1886 Levuka a peaceable and orderly community; recollections of David Whippy

“Contrary to Suva, which is entirely the growth of the last five years, Levuka possesses some claims to antiquity, and has a history of its own, the first settlement by whites here dating back nearly 50 years.
The first settlers on Ovalau were, however, a very rough lot, being composed mostly of runaway sailors from American whaling ships, or beche-de-mer or sandalwood trading vessels, together with a few escaped convicts from Norfolk Island.
Some of these original settlers, In other parts of Fiji, lived under the protection of individual chiefs, and made themselves notorious by taking part in the intertribal wars, in which their possesssio of  arms rendered them formidable and valuable allies but those who settled
Ovalau seem to have formed a more peaceable aud orderly community, and lived quietly at Levuka under tho protection of its chief, acknowledging the jurisdiction of one of their number, named ( David) Whippy, who was eventually appointed to represent the first Amerlcan Consul in Fiji, Mr. J. B. Williams, who was Consul for New Zealand and Fiji, and resided at the Bay of Islands, New Zealand, until he came to Fiji, where he remained permanently until his death in I860.
Whippy’s authority received the countenance of the commanders of tho various men-of-war which occasionally looked in. Some of these earlier settlors still survive, and tell thrilling stories of adventure during the “good old cannibal days”.
The Mercury Supplement, (Hobart, Tasmania)  Saturday 13 February, 1886.  This item appears written by a Levuka resident in early 1886, or late 1885.  It encourages tourism to Levuka, as a rest from an overheated Australia.  Author uses the name “Tasmanian”. Possibly Frederick Langham   Perhaps ship-owner and trader with a long term trading relationship with Levuka and Suva, for at least five years – since 1880.

Advertisements

1 May 1840: Levuka resident, David Whippy warns Wilkes of United States Exploring Expedition, to “never completely trust the Fijians”

The United States Exploring Expedition vessel, Peacock arrived on 1 May and the scientists assigned to it, including Agate, returned to their assigned berthing. Three days later the squadron left for the Fiji Islands.
David Whippy meets the Americans: “On arriving at Ovalu Island they were met by David Whippy, a Nantucket sailor who had settled there. Whippy proved himself useful, acting as interpreter and advisor on local customs. An important piece of advice he offered was to never completely trust the Fijians”.
Missionaries warn of stories of treachery and murder: “Both Whippy and the local missionaries told stories of treachery and murder among the island’s cannibal population. In response, Wilkes issued orders for extra care when in contact with the islanders. Landing parties could only leave the ships when absolutely necessary and officers should be armed.”
Department Of The Navy — Naval Historical Center The Alfred Agate Collection: The United States Exploring Expedition (Porpoise, Flying Fish, Vincennes Peacock) , 1838-1842 http://www.history.navy.mil/ac/exploration/wilkes/wilkes14.html Accessed 16 August 2008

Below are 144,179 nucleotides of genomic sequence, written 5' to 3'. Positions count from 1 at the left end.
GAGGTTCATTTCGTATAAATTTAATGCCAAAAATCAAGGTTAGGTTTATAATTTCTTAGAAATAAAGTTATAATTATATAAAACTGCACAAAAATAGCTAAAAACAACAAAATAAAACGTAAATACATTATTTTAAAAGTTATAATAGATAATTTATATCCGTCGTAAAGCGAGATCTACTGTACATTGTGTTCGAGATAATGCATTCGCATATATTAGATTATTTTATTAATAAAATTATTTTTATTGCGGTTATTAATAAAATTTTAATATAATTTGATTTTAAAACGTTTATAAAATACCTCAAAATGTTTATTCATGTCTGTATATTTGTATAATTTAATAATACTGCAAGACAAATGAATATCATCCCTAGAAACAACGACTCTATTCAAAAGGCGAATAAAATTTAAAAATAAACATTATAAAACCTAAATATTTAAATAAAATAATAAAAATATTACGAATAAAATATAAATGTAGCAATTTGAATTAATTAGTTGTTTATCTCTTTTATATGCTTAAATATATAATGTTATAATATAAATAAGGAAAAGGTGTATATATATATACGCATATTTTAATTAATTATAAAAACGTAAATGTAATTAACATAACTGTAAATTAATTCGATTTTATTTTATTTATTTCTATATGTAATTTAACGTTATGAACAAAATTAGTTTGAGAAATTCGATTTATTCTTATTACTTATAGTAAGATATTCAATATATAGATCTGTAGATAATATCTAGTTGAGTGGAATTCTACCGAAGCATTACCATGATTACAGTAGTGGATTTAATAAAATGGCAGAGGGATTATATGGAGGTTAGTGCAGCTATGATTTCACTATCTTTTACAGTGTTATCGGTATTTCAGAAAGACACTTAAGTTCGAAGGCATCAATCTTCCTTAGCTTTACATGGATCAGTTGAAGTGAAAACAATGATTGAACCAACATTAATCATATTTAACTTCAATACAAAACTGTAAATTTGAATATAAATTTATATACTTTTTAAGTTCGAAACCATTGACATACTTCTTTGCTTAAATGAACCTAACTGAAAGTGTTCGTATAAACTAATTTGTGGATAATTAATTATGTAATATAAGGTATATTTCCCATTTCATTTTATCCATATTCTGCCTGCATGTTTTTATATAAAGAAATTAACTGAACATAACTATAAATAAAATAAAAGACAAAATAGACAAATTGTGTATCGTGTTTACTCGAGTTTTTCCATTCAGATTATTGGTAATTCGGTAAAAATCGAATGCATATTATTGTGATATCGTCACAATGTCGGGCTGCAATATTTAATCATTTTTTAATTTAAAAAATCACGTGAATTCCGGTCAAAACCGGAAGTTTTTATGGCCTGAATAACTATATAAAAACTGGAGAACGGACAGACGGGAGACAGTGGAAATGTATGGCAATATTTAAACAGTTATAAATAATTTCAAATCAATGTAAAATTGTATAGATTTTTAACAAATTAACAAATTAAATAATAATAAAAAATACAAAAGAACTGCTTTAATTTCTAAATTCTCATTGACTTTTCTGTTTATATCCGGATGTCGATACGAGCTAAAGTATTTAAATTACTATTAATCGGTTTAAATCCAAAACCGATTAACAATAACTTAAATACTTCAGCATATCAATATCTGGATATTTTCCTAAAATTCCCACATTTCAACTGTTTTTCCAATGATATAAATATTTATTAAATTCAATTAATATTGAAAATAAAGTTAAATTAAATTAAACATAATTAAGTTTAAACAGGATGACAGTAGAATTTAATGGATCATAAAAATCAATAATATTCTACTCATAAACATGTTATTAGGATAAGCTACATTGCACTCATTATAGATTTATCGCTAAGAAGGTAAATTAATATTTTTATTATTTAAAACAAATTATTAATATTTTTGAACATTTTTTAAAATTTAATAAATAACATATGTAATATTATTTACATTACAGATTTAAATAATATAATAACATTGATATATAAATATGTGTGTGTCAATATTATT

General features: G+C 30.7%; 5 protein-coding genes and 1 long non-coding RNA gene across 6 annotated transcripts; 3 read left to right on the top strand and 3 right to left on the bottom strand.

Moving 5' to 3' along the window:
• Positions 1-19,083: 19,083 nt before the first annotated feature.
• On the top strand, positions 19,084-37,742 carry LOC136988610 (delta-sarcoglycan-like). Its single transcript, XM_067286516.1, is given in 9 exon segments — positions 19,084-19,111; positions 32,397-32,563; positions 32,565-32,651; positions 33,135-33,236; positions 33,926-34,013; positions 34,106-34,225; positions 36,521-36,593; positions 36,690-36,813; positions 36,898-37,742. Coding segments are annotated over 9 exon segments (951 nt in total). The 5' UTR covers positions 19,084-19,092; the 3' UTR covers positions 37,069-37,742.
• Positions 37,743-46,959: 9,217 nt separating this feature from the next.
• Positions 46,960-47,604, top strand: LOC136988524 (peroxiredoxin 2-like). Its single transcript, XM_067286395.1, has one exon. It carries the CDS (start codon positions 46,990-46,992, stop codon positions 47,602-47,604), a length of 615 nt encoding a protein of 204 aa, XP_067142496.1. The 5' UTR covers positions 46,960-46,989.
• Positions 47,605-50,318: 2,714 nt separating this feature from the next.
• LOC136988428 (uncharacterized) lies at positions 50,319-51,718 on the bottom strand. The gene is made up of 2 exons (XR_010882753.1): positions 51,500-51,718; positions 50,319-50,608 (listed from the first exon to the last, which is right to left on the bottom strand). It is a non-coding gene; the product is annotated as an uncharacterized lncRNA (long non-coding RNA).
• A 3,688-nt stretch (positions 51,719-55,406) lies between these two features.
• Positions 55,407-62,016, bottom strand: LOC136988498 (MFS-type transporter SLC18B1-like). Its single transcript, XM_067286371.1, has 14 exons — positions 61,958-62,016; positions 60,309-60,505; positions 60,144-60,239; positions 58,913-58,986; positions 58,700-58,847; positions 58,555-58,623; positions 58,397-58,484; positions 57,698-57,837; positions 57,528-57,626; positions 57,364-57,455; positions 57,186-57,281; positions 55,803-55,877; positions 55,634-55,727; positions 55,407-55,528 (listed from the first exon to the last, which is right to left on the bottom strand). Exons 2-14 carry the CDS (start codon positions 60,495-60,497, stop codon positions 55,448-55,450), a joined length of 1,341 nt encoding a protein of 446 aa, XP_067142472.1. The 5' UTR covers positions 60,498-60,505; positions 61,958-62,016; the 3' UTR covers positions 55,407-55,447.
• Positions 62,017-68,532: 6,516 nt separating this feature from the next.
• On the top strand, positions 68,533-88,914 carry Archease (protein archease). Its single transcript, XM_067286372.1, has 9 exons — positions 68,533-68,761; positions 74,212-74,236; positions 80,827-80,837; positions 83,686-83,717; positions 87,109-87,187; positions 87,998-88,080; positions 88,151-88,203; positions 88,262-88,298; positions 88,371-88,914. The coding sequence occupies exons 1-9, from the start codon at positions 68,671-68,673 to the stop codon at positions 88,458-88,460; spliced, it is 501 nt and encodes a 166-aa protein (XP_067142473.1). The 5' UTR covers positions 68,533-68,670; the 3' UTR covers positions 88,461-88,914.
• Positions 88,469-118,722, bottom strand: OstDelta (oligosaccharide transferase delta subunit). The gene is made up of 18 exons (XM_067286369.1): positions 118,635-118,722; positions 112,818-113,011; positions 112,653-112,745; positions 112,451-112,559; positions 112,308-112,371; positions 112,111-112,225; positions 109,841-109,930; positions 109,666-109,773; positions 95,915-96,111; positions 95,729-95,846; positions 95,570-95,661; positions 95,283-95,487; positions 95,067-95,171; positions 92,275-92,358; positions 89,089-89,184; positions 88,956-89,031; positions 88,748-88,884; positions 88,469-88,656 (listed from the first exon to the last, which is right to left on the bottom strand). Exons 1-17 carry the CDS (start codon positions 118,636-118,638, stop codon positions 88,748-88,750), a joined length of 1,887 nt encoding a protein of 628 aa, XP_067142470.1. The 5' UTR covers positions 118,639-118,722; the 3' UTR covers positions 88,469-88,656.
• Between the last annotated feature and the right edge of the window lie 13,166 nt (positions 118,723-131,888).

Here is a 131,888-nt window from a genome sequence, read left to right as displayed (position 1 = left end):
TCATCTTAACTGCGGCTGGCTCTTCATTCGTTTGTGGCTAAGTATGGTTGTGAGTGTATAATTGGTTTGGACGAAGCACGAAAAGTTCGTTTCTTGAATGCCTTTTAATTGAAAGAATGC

David WHIPPYS’s Levuka dynasty; five Fijian partners and 12 known children with Adi TULIA, Yunus, Dorcas DELAU, and Tosaka LEVUKA

The photo shows Nantucket sailor and trader, David Whippy, a bold and commercially-minded adventurer, who created a Fijian dynasty; myriads of Whippys descended from this Levuka gene-source. He was recorded as married in Fiji 1827. This first David Whippy of Levuka was in Fiji by the age of 25, and died in Fiji, age 69. The first recorded child of his was born 1828.
At least 12 children:
He had 12 recorded children – and perhaps more, were unrecorded – from at least six partners. Carol Riley, in her impressively researched family tree reported the first David Whippy in Levuka, was born 15 February 1802, in Nantucket, Massachusetts, USA. His father was David WHIPPY b. circa 1769, d. 1812; and his mother Keziah BUNKER b. 22 September 1770.
The three David Whippys: : He also had a son called David Whippy. The first Levuka Whippy – father of David Junior – had at at least six partners; and at least 12 children. David senior, died 27 October 1871, Wainunu, Vanua Levu, Bua, Fiji and was buried in the “Old People’s Cemetery”, Wainunu, Vanua Levu, Bua, Fiji,
Family one: A Marriage was recorded 1827, Namara, Tailevu, Fiji, to Adi Tulia. One child was recorded as David (Junior) WHIPPY b. 1828, d. 1867, according to an interview, with William Eason in 1985.
Family 2: A marriage was reported but not verified) in to 1831 to “Yunus”. Children were Thomas WHIPPY b. c 1850, d. 17 Dec 1934, Daniel WHIPPY b. c 1852.
Family 3: Unnamed Fijian woman; one child Peter WHIPPY+ b. c 1834, d. 26 Feb 1889
Family 4: A Marriage was reported around 1836, Methodist, Levuka, Ovalau, Lomaiviti, Fiji to Dorcas DELAUS. the children recorded were Alameda WHIPPY+ b. c 1836; Samuel WHIPPY+ b. c 1837, d. 1910; Kezia WHIPPY+ b. c 1838, d. 6 Jul 1898; Julia WHIPPY+ b. c 1840; Mary WHIPPY+ b. 1842; Sarah WHIPPY b. c 1845; and Elizabeth WHIPPY b. c 1847, d. 2 Aug 1882.
See more at http://www.caroleriley.id.au/familyTree/p101.htm#i6294